A progressive sensorineural hearing loss in childhood, with an extremely variable prevalence (from 4% to 30%), has been reported in the literature. This wide range of reported figures could depend on the different criteria used for identifying the deterioration, the groups, and the examined age ranges. The most frequent etiology of progressive sensorineural hearing loss in childhood includes hereditary causes, both syndromic and nonsyndromic, and developmental and infectious causes, whereas metabolic, toxic, autoimmune, traumatic, and vascular etiologies are less common; however, the origin of the hearing impairment often remains unknown. The population for this study consisted of 178 children with bilateral sensorineural hearing loss who were examined between 1971 and 1993 using audiologic tests. Syndromal genetic hearing loss was excluded from the study. A progressive loss of acuity was found in 11 subjects, with a prevalence of 6.2%. The etiology was hereditary deafness in five patients, congenital infection in one, and congenital inner ear anomaly in another patient; in the last four children the etiology was unknown. Onset of deterioration was after 4 years of age in 73% of the patients. The progressive evolution was binaural in almost all patients (10 of 11) and asymmetric in most, with a tendency to a greater deterioration at the frequencies initially least affected.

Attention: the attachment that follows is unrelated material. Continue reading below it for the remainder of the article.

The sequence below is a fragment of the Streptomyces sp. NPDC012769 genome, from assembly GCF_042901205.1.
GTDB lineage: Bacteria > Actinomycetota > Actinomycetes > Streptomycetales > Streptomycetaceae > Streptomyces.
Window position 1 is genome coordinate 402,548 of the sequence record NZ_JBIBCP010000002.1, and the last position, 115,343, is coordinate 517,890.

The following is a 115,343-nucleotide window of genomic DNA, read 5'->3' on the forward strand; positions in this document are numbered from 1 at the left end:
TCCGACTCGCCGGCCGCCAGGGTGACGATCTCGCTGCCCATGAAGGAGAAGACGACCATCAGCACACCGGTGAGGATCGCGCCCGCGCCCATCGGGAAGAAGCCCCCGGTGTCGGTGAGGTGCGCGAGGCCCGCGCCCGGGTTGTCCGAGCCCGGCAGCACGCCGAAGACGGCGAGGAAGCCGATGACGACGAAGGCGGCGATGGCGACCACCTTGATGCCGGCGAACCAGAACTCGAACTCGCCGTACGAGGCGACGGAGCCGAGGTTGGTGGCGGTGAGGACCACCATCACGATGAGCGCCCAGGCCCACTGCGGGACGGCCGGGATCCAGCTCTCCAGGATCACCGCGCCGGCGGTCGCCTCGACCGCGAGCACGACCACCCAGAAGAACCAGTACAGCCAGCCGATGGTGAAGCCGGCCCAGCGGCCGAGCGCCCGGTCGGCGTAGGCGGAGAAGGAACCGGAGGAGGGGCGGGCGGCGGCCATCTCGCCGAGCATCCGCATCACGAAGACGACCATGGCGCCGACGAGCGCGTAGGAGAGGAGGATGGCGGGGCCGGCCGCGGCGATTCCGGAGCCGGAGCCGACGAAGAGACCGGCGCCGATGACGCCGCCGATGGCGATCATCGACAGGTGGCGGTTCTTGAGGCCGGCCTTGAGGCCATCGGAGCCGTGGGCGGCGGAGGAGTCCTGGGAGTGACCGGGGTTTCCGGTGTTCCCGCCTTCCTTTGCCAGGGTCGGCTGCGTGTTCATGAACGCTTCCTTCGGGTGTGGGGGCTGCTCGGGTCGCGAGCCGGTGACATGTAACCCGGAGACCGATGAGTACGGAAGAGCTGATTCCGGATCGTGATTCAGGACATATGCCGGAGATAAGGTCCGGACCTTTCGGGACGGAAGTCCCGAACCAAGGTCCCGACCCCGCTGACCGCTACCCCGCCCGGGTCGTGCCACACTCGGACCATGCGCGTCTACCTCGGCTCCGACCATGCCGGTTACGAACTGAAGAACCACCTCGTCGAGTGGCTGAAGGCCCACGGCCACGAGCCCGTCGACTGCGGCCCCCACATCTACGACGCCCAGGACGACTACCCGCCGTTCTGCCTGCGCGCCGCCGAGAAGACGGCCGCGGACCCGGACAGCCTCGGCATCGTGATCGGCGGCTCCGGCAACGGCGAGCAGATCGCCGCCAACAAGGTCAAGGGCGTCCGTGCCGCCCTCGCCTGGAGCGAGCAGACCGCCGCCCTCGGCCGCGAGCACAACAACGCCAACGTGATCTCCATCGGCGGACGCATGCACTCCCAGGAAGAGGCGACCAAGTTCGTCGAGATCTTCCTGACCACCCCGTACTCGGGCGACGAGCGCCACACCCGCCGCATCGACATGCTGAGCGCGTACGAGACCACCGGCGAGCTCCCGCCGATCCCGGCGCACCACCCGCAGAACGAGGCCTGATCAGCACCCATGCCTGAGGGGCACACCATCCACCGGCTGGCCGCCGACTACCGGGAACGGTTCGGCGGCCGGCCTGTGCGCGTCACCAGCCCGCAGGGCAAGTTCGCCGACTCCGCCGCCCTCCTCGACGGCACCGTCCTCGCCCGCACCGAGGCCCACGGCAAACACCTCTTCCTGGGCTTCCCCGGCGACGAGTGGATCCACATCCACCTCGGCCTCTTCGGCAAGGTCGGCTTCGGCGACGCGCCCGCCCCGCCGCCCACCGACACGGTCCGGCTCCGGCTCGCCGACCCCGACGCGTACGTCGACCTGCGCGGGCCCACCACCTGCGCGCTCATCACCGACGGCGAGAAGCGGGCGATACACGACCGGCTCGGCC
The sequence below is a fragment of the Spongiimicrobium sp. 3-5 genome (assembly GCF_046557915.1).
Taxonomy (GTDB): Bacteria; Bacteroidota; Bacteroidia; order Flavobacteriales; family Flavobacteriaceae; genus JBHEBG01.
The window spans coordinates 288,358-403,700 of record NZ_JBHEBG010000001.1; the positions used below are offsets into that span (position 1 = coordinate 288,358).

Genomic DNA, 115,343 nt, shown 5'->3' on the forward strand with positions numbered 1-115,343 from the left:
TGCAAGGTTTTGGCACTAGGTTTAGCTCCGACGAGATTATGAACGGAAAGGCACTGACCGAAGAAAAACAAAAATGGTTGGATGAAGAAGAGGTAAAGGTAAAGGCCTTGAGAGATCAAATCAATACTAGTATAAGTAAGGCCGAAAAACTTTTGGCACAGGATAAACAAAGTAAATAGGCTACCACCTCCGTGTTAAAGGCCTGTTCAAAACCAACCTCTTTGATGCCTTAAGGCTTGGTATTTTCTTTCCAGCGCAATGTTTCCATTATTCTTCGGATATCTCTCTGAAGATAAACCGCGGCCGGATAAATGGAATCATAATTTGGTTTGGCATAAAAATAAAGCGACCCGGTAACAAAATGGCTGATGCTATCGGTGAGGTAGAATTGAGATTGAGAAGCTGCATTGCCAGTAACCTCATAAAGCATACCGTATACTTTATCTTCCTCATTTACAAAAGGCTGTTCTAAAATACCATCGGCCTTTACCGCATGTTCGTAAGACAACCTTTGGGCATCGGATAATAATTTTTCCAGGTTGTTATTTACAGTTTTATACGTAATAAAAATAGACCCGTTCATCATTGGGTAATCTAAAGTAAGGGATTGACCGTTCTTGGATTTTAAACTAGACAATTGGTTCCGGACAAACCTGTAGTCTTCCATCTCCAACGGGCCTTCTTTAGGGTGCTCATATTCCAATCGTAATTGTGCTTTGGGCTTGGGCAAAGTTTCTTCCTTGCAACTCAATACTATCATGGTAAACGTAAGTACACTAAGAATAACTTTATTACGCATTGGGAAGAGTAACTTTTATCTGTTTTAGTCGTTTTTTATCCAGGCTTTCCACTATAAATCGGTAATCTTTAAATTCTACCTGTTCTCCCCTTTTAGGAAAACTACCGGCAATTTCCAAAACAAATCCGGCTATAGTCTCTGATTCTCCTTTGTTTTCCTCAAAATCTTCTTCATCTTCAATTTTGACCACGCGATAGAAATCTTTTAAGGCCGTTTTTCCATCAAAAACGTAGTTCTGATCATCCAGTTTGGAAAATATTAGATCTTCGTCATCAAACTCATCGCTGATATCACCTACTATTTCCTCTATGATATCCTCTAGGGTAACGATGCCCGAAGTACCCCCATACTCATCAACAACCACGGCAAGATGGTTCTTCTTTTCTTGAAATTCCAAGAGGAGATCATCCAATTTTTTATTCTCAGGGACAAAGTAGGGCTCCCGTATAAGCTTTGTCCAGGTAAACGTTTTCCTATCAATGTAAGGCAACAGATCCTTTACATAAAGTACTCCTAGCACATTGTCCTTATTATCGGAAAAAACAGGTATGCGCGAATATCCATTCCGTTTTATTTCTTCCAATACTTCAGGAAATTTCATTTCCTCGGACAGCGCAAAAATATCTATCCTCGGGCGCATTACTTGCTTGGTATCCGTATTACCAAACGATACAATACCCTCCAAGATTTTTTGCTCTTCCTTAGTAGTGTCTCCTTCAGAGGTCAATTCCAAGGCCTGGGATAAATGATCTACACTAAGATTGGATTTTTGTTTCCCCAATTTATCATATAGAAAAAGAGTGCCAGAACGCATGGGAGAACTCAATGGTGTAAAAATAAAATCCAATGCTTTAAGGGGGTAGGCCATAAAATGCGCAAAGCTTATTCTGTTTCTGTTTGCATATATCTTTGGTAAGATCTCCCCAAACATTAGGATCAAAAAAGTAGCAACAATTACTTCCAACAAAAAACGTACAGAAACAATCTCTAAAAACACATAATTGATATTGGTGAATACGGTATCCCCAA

|Autori:||Berrettini S; Ravecca F; Sellari-Franceschini S; Matteucci F; Siciliano G; Ursino F|
|Titolo:||Progressive sensorineural hearing loss in childhood|
|Anno del prodotto:||1999|
|Digital Object Identifier (DOI):||10.1016/S0887-8994(98)00123-4|
|Appare nelle tipologie:||1.1 Articolo in rivista|